Aims and activities
The main objectives of sheltered employment were most frequently cited as being social and occupational integration, and rehabilitation. In many countries (Australia, Denmark, India, Sweden) the provision of jobs in one structure or another was perceived to be the main aim (Belgium even referred to “setting to work”). Others cited the production of goods and services (Costa Rica, Norway, Portugal, South Africa), while the Swedish Samhall enterprise also mentioned financial performance, albeit only fourth on the priority list. In Luxembourg, however, “production is not viewed in terms of output. It is the consequence of a disabled worker’s self-fulfilment rather than an immediate objective”. At the opposite end of the scale from objectives formulated clearly in production, or even in productivity terms, are those concerned with enhancing the disabled workers’ well-being, for example, with restoring their dignity (Australia). Therapeutic treatment as such was mentioned only by Greece, and a purely occupational function only in relation to the Spanish work-based assistance centres.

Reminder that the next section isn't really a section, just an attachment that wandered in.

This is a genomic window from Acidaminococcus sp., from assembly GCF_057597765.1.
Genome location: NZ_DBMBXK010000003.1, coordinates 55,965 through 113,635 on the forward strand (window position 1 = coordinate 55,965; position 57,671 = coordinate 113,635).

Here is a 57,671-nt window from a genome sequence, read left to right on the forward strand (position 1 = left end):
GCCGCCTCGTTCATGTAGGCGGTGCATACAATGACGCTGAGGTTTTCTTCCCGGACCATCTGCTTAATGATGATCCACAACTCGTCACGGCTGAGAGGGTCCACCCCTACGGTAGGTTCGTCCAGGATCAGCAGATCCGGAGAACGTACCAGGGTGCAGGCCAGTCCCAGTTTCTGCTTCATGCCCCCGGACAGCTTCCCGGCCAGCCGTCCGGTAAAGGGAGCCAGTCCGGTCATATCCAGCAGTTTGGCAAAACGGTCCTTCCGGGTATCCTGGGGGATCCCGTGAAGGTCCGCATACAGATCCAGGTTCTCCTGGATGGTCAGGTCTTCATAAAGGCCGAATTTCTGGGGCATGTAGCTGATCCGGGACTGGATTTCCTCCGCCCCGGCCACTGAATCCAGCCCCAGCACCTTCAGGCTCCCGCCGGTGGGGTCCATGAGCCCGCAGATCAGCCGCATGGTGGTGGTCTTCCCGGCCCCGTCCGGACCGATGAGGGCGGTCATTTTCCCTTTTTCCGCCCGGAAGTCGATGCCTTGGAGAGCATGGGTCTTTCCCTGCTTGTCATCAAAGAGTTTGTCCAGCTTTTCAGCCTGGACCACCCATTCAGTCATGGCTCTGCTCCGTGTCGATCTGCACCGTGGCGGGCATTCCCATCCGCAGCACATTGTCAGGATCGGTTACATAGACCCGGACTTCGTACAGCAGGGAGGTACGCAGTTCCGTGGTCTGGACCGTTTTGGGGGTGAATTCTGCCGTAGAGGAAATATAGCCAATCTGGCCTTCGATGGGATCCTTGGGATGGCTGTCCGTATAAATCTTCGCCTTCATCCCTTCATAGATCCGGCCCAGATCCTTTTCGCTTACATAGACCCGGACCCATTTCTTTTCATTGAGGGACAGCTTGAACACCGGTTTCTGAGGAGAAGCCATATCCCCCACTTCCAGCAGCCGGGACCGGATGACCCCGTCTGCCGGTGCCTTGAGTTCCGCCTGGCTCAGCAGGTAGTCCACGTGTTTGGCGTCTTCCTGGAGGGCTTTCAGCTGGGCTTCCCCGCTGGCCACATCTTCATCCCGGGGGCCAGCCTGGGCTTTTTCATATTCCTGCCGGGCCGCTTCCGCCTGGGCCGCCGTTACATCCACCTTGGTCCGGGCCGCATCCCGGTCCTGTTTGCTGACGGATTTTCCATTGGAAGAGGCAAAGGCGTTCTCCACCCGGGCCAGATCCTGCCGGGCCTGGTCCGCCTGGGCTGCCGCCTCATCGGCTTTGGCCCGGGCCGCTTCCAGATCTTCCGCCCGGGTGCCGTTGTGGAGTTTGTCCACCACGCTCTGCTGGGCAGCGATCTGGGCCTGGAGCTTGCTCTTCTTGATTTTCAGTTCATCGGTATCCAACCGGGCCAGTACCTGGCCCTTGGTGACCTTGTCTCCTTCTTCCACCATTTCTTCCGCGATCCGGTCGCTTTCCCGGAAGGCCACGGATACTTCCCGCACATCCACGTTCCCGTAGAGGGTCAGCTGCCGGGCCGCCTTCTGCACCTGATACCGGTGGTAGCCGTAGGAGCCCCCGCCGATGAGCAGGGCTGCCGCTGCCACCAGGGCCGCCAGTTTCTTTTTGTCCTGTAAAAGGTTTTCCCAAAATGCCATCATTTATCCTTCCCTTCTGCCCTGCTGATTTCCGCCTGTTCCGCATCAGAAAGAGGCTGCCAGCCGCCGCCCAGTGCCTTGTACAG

Certain intermediate objectives were also often mentioned, for example, supplementing disabled workers’ income (South Africa, Spain); vocational training (Australia, Norway, Scotland); and the transition to “ordinary” employment (Argentina, Belgium, Sweden). Although there are no precise data on the types of activity carried out in sheltered employment structures, those most frequently mentioned by the countries examined were, in descending order: subcontracting of an industrial nature (packaging, assembly or manufacturing), manufacturing per se, services, agriculture, and commercial activities.